Senate Finance Committee discusses preliminary budget; ATPE urges healthcare funding fix
Date Posted: 2/12/2015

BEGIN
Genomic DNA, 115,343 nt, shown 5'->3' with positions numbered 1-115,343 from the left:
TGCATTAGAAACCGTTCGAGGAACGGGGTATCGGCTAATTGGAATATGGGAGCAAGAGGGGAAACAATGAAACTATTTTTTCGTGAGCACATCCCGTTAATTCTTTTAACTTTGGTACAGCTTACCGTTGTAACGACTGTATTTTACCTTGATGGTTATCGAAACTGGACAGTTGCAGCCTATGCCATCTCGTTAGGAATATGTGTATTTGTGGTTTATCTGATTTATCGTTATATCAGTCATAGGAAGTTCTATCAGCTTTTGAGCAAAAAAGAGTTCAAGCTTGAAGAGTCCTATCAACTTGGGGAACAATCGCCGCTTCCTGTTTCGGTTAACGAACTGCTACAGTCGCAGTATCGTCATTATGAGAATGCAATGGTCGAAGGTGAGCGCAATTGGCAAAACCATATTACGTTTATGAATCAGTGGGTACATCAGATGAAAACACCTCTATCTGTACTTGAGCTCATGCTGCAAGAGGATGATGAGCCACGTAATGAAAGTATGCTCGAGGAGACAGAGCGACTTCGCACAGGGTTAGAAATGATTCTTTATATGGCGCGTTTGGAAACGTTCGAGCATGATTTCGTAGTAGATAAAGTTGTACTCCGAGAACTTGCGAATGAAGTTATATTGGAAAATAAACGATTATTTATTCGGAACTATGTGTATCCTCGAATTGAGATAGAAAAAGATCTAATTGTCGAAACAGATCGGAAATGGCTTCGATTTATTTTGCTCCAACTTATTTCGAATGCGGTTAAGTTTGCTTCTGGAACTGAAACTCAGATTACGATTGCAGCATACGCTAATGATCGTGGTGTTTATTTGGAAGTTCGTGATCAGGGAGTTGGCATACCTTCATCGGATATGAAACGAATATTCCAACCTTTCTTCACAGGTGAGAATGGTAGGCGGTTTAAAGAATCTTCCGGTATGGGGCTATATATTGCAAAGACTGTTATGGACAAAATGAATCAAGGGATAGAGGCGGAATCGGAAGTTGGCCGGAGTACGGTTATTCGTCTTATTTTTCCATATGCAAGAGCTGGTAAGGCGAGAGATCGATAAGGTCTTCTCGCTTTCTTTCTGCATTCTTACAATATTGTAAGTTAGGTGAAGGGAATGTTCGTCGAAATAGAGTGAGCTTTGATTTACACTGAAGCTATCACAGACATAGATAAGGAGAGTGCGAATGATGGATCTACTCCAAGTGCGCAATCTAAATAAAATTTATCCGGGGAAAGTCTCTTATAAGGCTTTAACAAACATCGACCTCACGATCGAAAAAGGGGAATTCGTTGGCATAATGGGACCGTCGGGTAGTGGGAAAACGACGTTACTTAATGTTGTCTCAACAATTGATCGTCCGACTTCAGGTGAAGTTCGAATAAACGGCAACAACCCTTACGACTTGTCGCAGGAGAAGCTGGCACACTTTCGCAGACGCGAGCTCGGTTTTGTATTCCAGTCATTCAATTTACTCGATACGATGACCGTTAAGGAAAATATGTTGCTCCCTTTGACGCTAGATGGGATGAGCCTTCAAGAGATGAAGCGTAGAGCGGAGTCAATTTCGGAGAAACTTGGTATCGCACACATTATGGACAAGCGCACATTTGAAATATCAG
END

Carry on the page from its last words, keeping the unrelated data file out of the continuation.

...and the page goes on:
This week, the Senate Finance Committee began meeting to discuss education issues within the Senate's preliminary budget. The committee heard from Texas Education Agency (TEA) and Teacher Retirement System (TRS) employees about agency needs, requests, and operations, and how the proposed budget would affect their duties. ATPE testified before the committee twice, commenting on proposed TEA and TRS budgets and voicing ATPE’s priorities. One of the most important issues facing the legislature this session is the healthcare program for retired education employees known as TRS-Care. If no action is taken, the healthcare program is projected to run out of funding in 2016. TRS staff members have asked the legislature to provide nearly $800 million in supplemental funding to keep TRS-Care functioning for another two years; however, the Senate's budget plan does not include this amount. The only increase in the Senate's proposed TRS budget is to account for how statewide payroll growth affects the state’s contribution to the pension trust fund. ATPE expressed to committee members that finding a solution to make TRS-Care stable, sustainable, and sufficient to provide benefits is one of our top priorities. ATPE also stated the importance of not placing additional financial burdens on active or retired members through increased contributions or premiums. It is our belief that the state should increase its share of the cost of TRS-Care. Currently, retirees cover 38 percent of the total cost of the plan, while the state only covers 23 percent. ATPE also testified about the increasing burdens placed on active school employees through increased health insurance premiums. Healthcare inflation has long been an issue plaguing plan participants; however, the primary problem with TRS-ActiveCare is that funding has largely been static since the program's creation in 2001, and it greatly lags that of similar public and private sector healthcare plans. The state has contributed $75 a month per eligible employee since the program was implemented in 2002, and any increase in premiums has been absorbed almost entirely by employees. ATPE stressed the importance of drastically increasing state contributions to employees' healthcare in order to make the plan affordable, accessible, and sufficient to provide adequate benefits. The initial Senate budget did not include funding for many of ATPE’s priorities; however, this version of the budget is merely a starting point for negotiations. We will be in regular contact with Senators throughout the session to convey ATPE's message regarding healthcare. Stay tuned to Teach the Vote for updates.
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